It is normal to speak well of the dead, particularly when they die in such an unacceptable fashion. No doubt the quiet season for the news media has also contributed to the wall-to-wall coverage of Benazir Bhutto's assassination. But the way that she is being portrayed as a fallen heroin is out of sync with her track record and what the prospects were for her relaunch.
She arrived back in Pakistan courtesy of a US brokered deal after around a decade out of the country dodging corruption trials. On the plane from Dubai she told the world's media that he had two priorities - to reform Islam and to help the poor.
This should have stuck in the throat. She was not some fresh faced political idealist. She had record - maybe not a criminal one, but as good as. She's twice been prime minister and had done nothing on either count, or much else of note. Had her family not already been substantially wealthy, she may have been able to argue that at least one poor person had been helped. It's estimated that she and her husband swindled tens of millions, if not hundreds of millions of dollars, in kickbacks from various state deals.
There was more than a hint of the colonial mentality when the US and UK backed and brokered her return to Pakistan. Doesn't matter to them about her personal enrichment. Even recent scandals in our country have involved politicians benefiting their political parties, not their own pockets. What Bhutto and husband were complicit in was on an altogether different magnitude. But then our political leaders would take the view that so many national leaders do this kind of thing - and in fact the UK refuse to investigate BAE giving the Saudis exactly the same kind of "commission".
We've also heard about the tragedy of the Bhutto dynasty which is on a par with the long-suffering Kennedy family. The news has given full background on how Benazir's father died, as well as her brothers dying in "mysterious circumstances". What no one is mentioning is that Bhutto's husband Asif Zardari is widely believed in Pakistan to be responsible for Murtaza's assassination. Benazir's mother believed her daughter ordered it.
So for her to appear in Pakistan this year as the saviour of the Islamic faith was incredible. But it shows what regular appearances on the Western media circuit can do. Gaining support from these elites is in many ways more important than the acceptance of your own people. She gave not one jot about Islamic issues before the war on terror started. Her government were in fact supportive of the Taliban during the 90s. But she said the right things on the TV now so it was ok.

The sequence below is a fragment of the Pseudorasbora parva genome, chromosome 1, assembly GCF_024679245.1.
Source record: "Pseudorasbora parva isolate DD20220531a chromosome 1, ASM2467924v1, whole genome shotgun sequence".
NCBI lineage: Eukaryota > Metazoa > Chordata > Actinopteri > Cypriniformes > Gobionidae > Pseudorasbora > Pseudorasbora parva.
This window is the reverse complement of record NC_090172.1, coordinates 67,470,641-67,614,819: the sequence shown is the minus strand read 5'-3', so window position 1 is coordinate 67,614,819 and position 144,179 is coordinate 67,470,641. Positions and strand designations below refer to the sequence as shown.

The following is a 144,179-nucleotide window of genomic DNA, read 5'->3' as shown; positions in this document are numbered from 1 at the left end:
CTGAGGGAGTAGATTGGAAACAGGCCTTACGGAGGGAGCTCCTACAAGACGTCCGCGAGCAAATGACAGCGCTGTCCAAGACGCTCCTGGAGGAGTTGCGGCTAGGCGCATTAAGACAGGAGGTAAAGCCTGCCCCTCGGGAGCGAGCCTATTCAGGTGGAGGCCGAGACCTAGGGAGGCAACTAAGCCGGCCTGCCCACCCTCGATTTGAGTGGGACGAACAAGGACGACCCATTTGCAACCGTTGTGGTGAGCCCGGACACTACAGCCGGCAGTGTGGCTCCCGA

Bhutto's life has been ended, and it will probably mean that her name will live on in folklore as an opportunity missed for Pakistan. It's probably better for her legacy that it ended this way, as she did not have the credibility to achieve the things that she was setting out to do. There must have been better options than changing the constitution of the country to have Bhutto serve a third term as PM.
It has been a particularly embarrassing year for Pakistan, in the context of decades where there has not been much politically to be proud of. Pakistan celebrated it's 60th year in August. Is this what was envisaged back then? There's already competing claims of how she died - was it a bullet, shrapnel or banging off her sunroof? - never mind who did it. Al-Qaeda were said to have claimed responsibility, now they've denied it. Others are blaming Musharraf for direct or indirect involvement. Similar beliefs were aired after the Karachi bombing, where Bhutto inexplicably put her supporters in danger by organising a street carnival to welcome her back, knowing full well it was a huge security risk. Her husband said he believed the secret services were behind the explosion. It's not the first time that a Pakistani politician has been killed, it wasn't even the first time in the very park that Bhutto died - Liaqat Ali Khan's death was also suspected to have the hands of the military or security services behind it.
What's urgently needed is support for the fledling democratic movement. In a year where Musharraf has clamped down like never before with his "emergency", people have rebelled at the grassroots, most notably the lawyers' movement. This may be a slow burn, but it's better than the useless installation of more corrupt puppets.
Note: Flag courtesy of BBDO